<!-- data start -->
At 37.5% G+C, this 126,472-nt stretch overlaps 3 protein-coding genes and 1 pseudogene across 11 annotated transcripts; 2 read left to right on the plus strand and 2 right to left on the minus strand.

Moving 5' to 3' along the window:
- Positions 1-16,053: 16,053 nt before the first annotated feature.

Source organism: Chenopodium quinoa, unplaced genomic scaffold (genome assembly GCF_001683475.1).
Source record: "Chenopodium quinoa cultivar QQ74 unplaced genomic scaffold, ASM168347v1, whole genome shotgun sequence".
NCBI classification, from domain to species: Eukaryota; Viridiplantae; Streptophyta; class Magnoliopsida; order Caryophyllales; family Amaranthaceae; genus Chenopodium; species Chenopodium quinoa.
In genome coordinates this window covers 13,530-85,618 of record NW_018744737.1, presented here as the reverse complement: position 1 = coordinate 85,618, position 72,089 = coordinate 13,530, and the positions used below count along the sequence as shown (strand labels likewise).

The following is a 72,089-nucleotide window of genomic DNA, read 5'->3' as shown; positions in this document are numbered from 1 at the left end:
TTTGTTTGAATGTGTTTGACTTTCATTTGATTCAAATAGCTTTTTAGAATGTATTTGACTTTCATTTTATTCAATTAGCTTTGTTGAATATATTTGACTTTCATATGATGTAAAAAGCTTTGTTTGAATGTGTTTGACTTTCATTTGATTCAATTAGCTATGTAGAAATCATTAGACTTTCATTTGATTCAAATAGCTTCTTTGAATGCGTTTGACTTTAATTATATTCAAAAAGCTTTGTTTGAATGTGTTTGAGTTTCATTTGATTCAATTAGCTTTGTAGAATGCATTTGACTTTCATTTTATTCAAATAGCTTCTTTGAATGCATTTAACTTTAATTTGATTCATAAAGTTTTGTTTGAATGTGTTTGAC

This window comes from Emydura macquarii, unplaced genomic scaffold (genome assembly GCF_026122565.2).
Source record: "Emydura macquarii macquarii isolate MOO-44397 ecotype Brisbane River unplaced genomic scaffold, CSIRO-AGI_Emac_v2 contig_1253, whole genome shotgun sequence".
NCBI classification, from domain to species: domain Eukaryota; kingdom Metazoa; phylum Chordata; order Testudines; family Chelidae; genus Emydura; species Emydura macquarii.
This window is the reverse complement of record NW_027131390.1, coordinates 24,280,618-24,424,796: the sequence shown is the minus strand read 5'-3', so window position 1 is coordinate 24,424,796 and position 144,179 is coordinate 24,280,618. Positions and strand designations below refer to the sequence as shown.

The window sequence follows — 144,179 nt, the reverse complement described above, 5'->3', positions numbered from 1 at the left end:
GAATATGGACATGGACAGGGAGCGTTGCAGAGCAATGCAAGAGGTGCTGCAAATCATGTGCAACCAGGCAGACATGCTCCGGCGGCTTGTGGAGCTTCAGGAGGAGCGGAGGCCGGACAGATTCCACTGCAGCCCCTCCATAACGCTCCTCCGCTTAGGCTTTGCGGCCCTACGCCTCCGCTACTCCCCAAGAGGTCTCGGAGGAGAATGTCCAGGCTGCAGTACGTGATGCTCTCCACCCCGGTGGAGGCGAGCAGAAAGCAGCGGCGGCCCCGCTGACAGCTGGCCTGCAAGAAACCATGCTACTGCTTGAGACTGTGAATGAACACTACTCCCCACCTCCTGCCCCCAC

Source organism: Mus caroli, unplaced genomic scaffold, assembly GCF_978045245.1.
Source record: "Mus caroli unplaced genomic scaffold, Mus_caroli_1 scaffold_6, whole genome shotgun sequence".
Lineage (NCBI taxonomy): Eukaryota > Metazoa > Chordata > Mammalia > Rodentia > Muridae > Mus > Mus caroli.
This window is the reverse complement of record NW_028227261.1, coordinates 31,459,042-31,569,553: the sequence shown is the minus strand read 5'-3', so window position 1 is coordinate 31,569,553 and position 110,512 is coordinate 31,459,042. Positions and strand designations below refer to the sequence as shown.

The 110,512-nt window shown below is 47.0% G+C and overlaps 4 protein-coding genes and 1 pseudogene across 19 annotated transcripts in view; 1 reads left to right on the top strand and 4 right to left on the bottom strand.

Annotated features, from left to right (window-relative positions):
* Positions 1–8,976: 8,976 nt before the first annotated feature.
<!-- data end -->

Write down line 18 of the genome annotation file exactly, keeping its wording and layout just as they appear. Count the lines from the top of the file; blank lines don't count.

Lineage (NCBI taxonomy): Eukaryota > Metazoa > Chordata > Mammalia > Rodentia > Muridae > Mus > Mus caroli.